Just this last week, the United States welcomed New Zealand as the 19th government to the Global Equality Fund. Together with the private sector, the Global Equality Fund has dedicated over $100 million to more than 100 countries – providing advocates training, giving them tools to prevent violence, to prevent discrimination.Antony J. BlinkenSecretary of State
In late June, Secretary Blinken announced New Zealand as the latest donor partner to join the Global Equality Fund (GEF), during a Pride Month event at the U.S. Department of State. The GEF is a public-private partnership comprised of like-minded governments and private-sector entities dedicated to advancing and defending the human rights and fundamental freedoms of lesbian, gay, bisexual, transgender, queer, and intersex (LGBTQI+) persons around the world. Through the GEF, governments, companies, foundations, and NGOs work collaboratively to advance local initiatives spearheaded by human rights defenders and civil society organizations working to protect LGBTQI+ persons from violence and abuse, criminalization, discrimination, and stigma, and to empower local LGBTQI+ movements and people.
The New Zealand announcement follows the joining of another key ally to the GEF. In May, the Secretary held a signing ceremony alongside Spanish Foreign Minister José Manuel Albares, announcing Spain’s commitment to join the Global Equality Fund (GEF) as a donor partner. Spain and New Zealand’s partnership strengthens the GEF’s ability to support human rights and representative democracies.
GEF programs expand citizen access to full civic and political participation. Promoting and protecting the human rights of LGBTQI+ persons is a year-round commitment of the Department and critical for strengthening democracy. GEF programs have made significant impacts globally. In just the past two years, GEF programs have:
- trained and supported more than 6,600 human rights defenders globally;
- provided emergency assistance to more than 470 human rights defenders and more than 90 civil society organizations, helping to provide safety and security so they can continue their critical work; and
- improved legal assistance for more than 2,300 individuals from low-income or marginalized communities through legal and victim’s aid.
A telling example of the GEF’s impact is apparent in Botswana, where the sustained, flexible support of the GEF over 10 years contributed not only to the registration of the first LGBTQI+ organization in the country, but also to a historic decriminalization judgment. Through a holistic approach, GEF support – coupled with efforts by other donors – enabled activists and partners to determine local priorities and to chart the best path forward. The GEF supported projects to reduce stigma, discrimination, and violence by implementing an incremental strategy to decriminalize consensual same-sex sexual acts. However, LGBTQI+ community needs do not end with major court decisions; the GEF will continue to fund community-driven movement building in Botswana and globally in pursuit of a safer, more equal world for all.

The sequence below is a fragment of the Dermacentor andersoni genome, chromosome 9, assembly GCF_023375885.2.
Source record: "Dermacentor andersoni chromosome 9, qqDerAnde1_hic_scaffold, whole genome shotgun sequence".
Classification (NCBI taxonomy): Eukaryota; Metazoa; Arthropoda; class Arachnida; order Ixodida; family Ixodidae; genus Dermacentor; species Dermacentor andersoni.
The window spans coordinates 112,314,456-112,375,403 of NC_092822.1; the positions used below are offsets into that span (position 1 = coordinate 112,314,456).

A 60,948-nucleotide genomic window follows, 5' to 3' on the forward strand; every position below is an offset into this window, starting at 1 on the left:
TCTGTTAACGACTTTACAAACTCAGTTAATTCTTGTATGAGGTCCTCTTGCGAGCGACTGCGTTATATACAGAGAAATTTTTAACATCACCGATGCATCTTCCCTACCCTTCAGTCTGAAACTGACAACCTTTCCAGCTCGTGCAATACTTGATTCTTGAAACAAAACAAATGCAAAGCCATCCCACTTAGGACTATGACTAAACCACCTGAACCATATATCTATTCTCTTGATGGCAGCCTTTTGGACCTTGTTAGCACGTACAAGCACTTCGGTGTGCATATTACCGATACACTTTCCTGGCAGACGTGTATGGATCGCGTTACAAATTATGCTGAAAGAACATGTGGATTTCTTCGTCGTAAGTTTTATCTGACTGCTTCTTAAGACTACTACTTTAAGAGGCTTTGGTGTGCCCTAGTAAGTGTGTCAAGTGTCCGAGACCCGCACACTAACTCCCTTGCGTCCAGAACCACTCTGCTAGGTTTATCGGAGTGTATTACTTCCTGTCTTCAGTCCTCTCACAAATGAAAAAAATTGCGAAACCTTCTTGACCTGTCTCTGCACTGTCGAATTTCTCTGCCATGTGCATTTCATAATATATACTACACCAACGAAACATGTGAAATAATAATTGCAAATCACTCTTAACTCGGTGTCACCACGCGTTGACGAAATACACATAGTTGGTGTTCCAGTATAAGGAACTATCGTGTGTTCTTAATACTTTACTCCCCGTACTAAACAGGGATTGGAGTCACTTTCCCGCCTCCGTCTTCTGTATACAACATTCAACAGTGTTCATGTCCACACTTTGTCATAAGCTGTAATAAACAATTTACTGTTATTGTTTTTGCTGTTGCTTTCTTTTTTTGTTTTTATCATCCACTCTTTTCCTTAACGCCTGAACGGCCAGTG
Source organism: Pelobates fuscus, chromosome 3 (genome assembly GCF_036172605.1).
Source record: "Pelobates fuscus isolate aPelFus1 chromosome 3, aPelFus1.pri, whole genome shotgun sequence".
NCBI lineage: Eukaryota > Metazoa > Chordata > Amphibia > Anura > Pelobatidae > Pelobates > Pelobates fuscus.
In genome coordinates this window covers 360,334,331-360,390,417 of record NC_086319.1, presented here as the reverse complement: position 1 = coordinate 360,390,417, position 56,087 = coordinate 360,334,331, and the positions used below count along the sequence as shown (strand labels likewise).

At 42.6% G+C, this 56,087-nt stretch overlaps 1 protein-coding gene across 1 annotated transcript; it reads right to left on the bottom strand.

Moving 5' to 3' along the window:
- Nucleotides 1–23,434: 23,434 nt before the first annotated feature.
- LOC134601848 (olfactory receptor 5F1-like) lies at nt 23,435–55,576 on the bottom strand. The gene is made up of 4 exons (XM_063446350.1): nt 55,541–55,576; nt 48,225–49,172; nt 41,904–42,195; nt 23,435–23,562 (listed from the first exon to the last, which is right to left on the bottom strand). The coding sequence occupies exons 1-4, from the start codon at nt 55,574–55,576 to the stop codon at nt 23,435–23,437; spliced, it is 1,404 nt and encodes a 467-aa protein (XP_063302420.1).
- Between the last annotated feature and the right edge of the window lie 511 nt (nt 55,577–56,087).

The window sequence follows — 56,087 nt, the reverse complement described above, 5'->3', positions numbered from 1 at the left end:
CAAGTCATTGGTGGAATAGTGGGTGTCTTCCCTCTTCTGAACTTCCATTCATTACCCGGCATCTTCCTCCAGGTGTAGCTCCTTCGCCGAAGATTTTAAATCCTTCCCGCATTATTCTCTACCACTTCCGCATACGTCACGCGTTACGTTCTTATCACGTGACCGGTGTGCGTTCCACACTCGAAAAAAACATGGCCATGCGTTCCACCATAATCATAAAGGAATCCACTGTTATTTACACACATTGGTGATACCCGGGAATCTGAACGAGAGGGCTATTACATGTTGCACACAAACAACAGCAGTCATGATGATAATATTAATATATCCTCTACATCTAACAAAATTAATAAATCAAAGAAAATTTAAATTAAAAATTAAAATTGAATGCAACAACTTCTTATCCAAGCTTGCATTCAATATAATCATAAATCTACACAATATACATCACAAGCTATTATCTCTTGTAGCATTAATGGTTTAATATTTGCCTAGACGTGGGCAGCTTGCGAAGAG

As it enters its second decade, the GEF remains a leading global force to:
- Mobilize funding and resources that strengthen local LGBTQI+ movements and leadership that reflect the diversity of the community;
- Empower locally led and diverse movements leading efforts to mitigate violence and discrimination against LGBTQI+ persons; and
- Connect donors, international and regional institutions, and LGBTQI+ civil society groups to ensure that voices of local communities are heard, authentically represented, and affirmed.
The critical work of the GEF is not possible without the support and leadership of its partners: Argentina, Australia, Canada, Chile, Croatia, Denmark, Finland, France, Germany, Iceland, Italy, Montenegro, the Netherlands, New Zealand, Norway, Spain, Sweden, Uruguay, the Arcus Foundation, the John D. Evans Foundation, the MAC AIDS Fund, Deloitte LLP, Royal Bank of Canada, Hilton, Bloomberg L.P., Marriott International, the Thomson Reuters Foundation, and Out Leadership.
About the Author: Arshelle Carter is a 2022 Thomas R. Pickering Foreign Affairs Fellow and Summer 2023 intern in the Office of Global Programs in the Bureau of Democracy, Human Rights, and Labor.